A new deficit narrative?
Even some conservative advocates say that Schakowsky’s proposed bill could raise a substantial amount of revenue. Mark Robyn, a staff economist at the conservative Tax Foundation, said that he had no reason to doubt ITEP’s revenue estimate.
Alan Viard, a resident scholar at the conservative American Enterprise Group, said that while “it’s not going to be possible to close our fiscal gap with tax increases alone, that does not in and of itself mean that we shouldn’t do some tax increases on [the wealthiest Americans].”
Viard opposes the proposed bill because he believes that it would stifle investment. But Schakowsky takes a demand-side approach: “This is revenue that, through federal programs, will go into the pockets of ordinary Americans,” she said. “We can increase demand by allowing them to become consumers again, and that demand will prompt corporations to invest and hire more people.”
Curtis Dubay, a Senior Policy Analyst at the conservative Heritage Foundation, asserted that, “The deficit is 100 percent a spending problem,” but then, despite his opposition to doing so, acknowledged that the deficit could be partially addressed by raising revenue.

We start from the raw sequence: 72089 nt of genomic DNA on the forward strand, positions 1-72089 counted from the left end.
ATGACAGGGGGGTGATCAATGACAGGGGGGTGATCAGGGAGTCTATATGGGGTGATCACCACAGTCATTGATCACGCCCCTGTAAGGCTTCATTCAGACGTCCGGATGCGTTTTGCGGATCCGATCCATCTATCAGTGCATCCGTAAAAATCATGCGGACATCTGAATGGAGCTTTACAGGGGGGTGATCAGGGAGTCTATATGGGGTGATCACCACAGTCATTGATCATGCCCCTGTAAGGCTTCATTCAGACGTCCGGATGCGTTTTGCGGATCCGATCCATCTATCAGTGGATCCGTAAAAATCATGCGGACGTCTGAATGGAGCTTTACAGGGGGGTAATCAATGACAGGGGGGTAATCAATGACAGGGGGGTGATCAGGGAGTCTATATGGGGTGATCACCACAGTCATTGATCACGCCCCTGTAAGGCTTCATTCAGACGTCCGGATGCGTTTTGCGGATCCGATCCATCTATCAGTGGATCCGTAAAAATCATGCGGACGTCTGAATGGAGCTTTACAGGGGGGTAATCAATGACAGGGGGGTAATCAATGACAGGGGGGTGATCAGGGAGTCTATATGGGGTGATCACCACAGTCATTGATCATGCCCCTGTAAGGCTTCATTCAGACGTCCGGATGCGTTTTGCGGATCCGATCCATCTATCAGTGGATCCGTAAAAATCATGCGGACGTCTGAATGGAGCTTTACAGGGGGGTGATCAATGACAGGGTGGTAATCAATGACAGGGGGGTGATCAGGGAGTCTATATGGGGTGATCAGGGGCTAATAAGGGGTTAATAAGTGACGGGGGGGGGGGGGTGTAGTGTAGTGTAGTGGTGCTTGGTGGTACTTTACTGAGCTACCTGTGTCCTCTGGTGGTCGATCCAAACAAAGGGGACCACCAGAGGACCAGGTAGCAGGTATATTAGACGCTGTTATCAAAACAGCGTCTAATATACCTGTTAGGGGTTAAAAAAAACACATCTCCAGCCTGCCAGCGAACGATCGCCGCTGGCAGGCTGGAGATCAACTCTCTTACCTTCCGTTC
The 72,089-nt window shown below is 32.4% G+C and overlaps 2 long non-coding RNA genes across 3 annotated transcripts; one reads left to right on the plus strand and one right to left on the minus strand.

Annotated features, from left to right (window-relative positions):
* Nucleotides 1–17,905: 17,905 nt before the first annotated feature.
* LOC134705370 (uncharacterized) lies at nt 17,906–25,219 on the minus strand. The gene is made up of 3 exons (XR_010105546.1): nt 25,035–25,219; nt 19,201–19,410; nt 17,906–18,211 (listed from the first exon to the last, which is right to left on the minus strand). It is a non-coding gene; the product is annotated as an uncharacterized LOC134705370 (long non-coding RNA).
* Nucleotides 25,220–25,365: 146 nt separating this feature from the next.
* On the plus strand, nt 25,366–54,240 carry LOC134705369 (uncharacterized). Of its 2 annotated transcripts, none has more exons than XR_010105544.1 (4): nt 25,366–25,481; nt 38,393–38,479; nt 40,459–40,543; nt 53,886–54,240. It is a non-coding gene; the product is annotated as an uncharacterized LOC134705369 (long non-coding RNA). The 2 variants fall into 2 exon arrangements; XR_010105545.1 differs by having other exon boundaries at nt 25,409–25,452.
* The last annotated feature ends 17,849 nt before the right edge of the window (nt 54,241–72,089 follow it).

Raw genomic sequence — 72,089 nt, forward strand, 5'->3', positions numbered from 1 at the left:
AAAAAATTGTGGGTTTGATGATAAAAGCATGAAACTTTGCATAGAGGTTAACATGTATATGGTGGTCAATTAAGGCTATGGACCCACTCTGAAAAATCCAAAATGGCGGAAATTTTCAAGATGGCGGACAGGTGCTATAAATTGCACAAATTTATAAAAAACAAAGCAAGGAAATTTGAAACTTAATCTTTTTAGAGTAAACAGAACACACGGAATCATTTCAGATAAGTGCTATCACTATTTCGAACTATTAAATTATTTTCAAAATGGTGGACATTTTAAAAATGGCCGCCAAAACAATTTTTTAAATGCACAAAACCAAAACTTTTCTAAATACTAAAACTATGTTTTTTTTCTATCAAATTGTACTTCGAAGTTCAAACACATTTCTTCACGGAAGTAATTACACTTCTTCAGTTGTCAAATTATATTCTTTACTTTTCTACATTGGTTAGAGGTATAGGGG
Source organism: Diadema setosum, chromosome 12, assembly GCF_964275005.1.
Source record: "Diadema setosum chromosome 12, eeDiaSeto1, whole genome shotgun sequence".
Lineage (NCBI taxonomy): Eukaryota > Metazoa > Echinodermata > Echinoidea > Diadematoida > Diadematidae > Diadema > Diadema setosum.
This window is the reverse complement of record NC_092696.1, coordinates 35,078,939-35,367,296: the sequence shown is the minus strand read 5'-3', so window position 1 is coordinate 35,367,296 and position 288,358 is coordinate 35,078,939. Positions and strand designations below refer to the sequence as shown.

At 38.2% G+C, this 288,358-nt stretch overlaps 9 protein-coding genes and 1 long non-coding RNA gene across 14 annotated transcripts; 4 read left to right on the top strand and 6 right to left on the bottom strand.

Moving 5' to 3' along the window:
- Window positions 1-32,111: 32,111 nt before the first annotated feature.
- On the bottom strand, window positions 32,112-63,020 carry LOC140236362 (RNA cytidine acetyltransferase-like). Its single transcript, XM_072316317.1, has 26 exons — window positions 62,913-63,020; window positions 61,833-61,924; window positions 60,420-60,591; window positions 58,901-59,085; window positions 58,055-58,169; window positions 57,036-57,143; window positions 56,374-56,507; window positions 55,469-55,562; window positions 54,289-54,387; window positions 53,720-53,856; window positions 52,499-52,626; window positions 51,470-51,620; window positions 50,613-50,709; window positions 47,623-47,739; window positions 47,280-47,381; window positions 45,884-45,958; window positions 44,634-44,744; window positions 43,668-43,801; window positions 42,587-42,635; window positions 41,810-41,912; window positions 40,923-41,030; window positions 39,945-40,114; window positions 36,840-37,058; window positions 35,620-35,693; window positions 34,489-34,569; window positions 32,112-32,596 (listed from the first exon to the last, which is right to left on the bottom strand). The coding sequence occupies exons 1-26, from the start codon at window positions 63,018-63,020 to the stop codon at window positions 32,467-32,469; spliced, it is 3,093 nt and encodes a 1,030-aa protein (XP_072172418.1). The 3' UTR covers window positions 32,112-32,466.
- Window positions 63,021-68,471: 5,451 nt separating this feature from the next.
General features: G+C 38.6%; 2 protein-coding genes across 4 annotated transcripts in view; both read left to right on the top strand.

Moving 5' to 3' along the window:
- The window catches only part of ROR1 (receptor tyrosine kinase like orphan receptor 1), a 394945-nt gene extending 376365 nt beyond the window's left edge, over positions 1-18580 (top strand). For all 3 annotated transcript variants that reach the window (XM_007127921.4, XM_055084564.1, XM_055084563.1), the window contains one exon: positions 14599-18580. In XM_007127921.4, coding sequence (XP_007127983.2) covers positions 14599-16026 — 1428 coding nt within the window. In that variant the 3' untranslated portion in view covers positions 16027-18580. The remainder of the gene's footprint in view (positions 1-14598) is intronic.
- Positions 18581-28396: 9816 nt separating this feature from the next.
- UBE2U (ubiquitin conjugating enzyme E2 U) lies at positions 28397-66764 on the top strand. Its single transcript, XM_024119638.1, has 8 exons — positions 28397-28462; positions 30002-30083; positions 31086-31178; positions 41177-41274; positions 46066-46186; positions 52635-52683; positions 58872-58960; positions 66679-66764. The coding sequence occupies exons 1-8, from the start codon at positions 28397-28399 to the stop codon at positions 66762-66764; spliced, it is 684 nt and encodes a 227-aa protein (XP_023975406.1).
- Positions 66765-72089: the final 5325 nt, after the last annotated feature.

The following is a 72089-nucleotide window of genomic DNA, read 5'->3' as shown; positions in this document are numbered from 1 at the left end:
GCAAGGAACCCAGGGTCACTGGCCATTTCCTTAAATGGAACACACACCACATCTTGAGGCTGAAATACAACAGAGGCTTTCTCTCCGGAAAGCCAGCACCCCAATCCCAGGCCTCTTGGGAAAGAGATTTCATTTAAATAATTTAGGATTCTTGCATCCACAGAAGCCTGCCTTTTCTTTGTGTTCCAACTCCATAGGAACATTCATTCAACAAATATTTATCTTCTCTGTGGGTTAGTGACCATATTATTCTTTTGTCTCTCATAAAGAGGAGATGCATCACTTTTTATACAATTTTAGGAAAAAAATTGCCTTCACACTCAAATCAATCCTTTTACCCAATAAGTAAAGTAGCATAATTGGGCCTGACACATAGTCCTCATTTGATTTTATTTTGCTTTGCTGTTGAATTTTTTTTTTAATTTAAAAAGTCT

According to the liberal-leaning Center on Budget and Policy Priorities, the Bush tax cuts are the single, largest contributor to the reemergence of large budget deficits in the last decade.
Roberton Williams, a senior fellow at the Tax Policy Center, a non-partisan research group, argued that an effective revenue-side deficit reduction plan would combine some tax increases with broader tax reform that would eliminate loopholes in the current tax code.
The Fairness in Taxation Act would close one of the largest of those loopholes by taxing income from capital gains at the same rate as income from wages (capital gains income is currently taxed at 15 percent).
“Any serious conversation about the deficit needs to include both spending cuts and tax revenue,” Williams added, an approach directly contrary to the pledge to oppose all income tax increases — even those limited to the wealthiest Americans — that has been authored by the conservative group Americans for Tax Reform and signed by majority of House Republicans.
“I’m not opposed to making some cuts, but revenue has to be part of the equation, as well,” Schakowsky said. “People are mad, and rightly mad, but I think we have to re-focus their attention on….hedge fund managers that are paying [only] 15 percent of their billion-dollar income in taxes. We need to step back and create a budget that’s done in a really fair way.”